A series of 5 blog post written for PESI,UK a CPD and training network for counsellors, therapist and other mental health professionals.
I have been led to family constellations work with a vision of generations of people, of different colours, gently supporting each other in a community of humanity. It is an idealised view of the world, but I think a strong vision is required to enable and support safe spaces for difficult conversations around shades of skin colour.
As I began writing this post, I started to ask, “What are safe spaces and who are they for?” We often assume that therapy and counselling spaces are a safe space, but how do we know? Many clients of colour that I have spoken to describe how unsafe therapy spaces are when parts of their story are ignored, excluded, or conversations around identity are restricted.
There have been times on both training courses, during workshops and even in private psychotherapy spaces, where I too have felt excluded or my life experiences have been invalidated. “Surely it can’t be as bad as all that?” I remember a counsellor saying to me in a first therapy encounter.
At these times I have felt let down. Sometimes I was angry or chose to leave the event. But later, on reflection, I was able to acknowledge that talking about colour dynamics can be an uncomfortable conversation for many people. Some therapists do not think that they have the knowledge or skills to address the subject area openly, whilst others prefer a colour-blind approach.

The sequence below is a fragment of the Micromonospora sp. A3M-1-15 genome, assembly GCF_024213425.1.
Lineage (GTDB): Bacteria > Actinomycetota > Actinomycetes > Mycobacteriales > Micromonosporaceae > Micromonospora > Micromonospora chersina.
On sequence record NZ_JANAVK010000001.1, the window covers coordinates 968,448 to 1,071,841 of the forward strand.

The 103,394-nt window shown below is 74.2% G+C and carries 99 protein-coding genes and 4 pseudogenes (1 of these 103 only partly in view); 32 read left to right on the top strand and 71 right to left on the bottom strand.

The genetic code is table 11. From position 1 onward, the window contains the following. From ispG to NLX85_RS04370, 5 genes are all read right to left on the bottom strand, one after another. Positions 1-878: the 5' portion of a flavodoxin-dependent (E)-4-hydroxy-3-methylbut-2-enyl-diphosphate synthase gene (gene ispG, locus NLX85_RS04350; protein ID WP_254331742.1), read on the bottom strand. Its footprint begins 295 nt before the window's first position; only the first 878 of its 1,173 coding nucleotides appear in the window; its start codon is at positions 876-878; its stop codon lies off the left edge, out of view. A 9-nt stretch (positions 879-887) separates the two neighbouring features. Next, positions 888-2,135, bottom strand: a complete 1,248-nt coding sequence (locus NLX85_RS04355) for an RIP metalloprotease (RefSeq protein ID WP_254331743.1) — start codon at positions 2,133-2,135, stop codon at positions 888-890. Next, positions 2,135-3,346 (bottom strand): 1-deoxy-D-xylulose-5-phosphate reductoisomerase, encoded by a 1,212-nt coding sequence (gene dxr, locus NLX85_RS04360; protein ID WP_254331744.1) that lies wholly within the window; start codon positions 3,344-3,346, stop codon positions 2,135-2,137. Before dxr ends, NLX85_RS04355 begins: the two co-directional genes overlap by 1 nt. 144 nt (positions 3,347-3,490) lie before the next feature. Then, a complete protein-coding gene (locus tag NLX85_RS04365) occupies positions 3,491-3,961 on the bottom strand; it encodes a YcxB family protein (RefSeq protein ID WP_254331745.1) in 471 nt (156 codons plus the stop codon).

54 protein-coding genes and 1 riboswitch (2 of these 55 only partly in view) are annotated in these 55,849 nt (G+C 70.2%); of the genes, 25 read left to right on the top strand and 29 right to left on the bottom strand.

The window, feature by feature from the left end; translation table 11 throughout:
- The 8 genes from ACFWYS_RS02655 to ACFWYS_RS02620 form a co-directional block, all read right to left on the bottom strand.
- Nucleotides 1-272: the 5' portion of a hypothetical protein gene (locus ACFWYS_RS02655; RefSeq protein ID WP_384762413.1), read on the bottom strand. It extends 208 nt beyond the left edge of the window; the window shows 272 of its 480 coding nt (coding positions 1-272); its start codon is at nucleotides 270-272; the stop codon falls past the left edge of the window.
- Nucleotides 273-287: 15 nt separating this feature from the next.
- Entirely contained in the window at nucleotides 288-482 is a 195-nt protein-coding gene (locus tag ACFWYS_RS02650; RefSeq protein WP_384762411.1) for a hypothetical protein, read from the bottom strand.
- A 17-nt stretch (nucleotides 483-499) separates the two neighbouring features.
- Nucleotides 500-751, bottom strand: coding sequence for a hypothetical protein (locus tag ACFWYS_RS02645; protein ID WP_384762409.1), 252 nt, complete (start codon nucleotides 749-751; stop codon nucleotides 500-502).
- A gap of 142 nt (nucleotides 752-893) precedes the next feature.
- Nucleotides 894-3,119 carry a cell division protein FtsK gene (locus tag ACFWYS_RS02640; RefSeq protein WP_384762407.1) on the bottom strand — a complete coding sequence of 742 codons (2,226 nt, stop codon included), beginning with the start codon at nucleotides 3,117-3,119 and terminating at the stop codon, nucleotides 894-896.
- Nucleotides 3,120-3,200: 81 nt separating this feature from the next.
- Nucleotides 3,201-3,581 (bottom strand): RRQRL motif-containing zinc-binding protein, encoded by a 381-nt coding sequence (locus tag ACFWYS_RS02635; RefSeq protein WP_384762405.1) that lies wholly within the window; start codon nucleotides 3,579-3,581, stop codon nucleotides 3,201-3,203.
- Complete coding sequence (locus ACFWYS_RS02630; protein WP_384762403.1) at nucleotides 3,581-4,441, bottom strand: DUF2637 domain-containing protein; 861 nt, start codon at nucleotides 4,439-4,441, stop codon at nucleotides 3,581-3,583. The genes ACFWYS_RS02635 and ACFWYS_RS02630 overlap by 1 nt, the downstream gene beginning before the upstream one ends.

It is my belief that a clear acknowledgement of difference, explicitly stated as a part of the introduction to a workshop or personal session, can be an intervention in itself. Naming colour, race, culture and gender gives space for unspoken colour dynamics to surface and a position from which to begin the conversation. It may seem obvious, yet I have rarely experienced this on most of the workshops and training programmes that I have attended. It is a simple inclusion statement that can be very powerful, and naming what is seen can then be extended into the facilitation process for the constellation.
Jenny came to a SHADES of Life workshop wanting to explore a professional issue. A teacher in a secondary school, she had a pupil from a Black Caribbean background that she was concerned about.
“Choose representatives for all the people in the system,” I suggested. Jenny chose dollies to represent the pupil, the school management team, the mother, the social work team around the child, and herself. “What can you see?” I asked. “All the professionals are white,” she replied, “and no one is looking at the pupil other than his mother. “It is as though the mother and son are voiceless and overwhelmed by the system,” she concluded.
One of the benefits of SHADES work is that it allows the dollies to do the talking for you! In many constellations there is no easy fix: the system shows itself just as it is at that particular moment. But Jenny did realise that a conversation around colour dynamics had not taken place and that it was needed. She left our session ready to raise the issue in her workplace and feeling more confident that the dynamics within the system could be altered.
In next week’s blog, I will explore how we can create safe spaces specifically within the context of examining whiteness, and how SHADES can act as a resource and support for extending the conversation from whiteness to a colour-full conversation.
Sonya Welch-Moring is running a series of SHADES of Life circles, with a focus on colour dynamics in personal and professional contexts, in association with Psychotherapists and Counsellors for Social Responsibility. The next event can be booked here.